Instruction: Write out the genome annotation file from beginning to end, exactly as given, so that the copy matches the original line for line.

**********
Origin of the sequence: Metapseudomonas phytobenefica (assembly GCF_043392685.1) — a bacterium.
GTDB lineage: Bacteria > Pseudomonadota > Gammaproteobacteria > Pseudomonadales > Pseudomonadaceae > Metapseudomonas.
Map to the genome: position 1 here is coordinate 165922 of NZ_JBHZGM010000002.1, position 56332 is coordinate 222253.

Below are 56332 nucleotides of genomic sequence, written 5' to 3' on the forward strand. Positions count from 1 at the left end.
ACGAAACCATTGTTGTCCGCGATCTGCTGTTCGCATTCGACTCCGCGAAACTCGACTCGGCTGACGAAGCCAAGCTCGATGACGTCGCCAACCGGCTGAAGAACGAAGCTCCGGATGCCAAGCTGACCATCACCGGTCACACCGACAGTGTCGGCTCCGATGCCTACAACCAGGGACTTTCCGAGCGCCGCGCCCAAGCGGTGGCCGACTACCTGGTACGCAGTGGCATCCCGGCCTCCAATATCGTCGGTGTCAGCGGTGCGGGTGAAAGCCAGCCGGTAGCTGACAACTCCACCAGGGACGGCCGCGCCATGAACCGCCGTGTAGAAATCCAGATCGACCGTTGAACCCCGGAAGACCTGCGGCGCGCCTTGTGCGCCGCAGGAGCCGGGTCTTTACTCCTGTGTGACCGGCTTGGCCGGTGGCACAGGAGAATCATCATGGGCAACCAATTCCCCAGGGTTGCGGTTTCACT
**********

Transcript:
Origin of the sequence: Metapseudomonas phytobenefica (assembly GCF_043392685.1) — a bacterium.
GTDB lineage: Bacteria > Pseudomonadota > Gammaproteobacteria > Pseudomonadales > Pseudomonadaceae > Metapseudomonas.
Map to the genome: position 1 here is coordinate 165922 of NZ_JBHZGM010000002.1, position 56332 is coordinate 222253.

Below are 56332 nucleotides of genomic sequence, written 5' to 3' on the forward strand. Positions count from 1 at the left end.
ACGAAACCATTGTTGTCCGCGATCTGCTGTTCGCATTCGACTCCGCGAAACTCGACTCGGCTGACGAAGCCAAGCTCGATGACGTCGCCAACCGGCTGAAGAACGAAGCTCCGGATGCCAAGCTGACCATCACCGGTCACACCGACAGTGTCGGCTCCGATGCCTACAACCAGGGACTTTCCGAGCGCCGCGCCCAAGCGGTGGCCGACTACCTGGTACGCAGTGGCATCCCGGCCTCCAATATCGTCGGTGTCAGCGGTGCGGGTGAAAGCCAGCCGGTAGCTGACAACTCCACCAGGGACGGCCGCGCCATGAACCGCCGTGTAGAAATCCAGATCGACCGTTGAACCCCGGAAGACCTGCGGCGCGCCTTGTGCGCCGCAGGAGCCGGGTCTTTACTCCTGTGTGACCGGCTTGGCCGGTGGCACAGGAGAATCATCATGGGCAACCAATTCCCCAGGGTTGCGGTTTCACT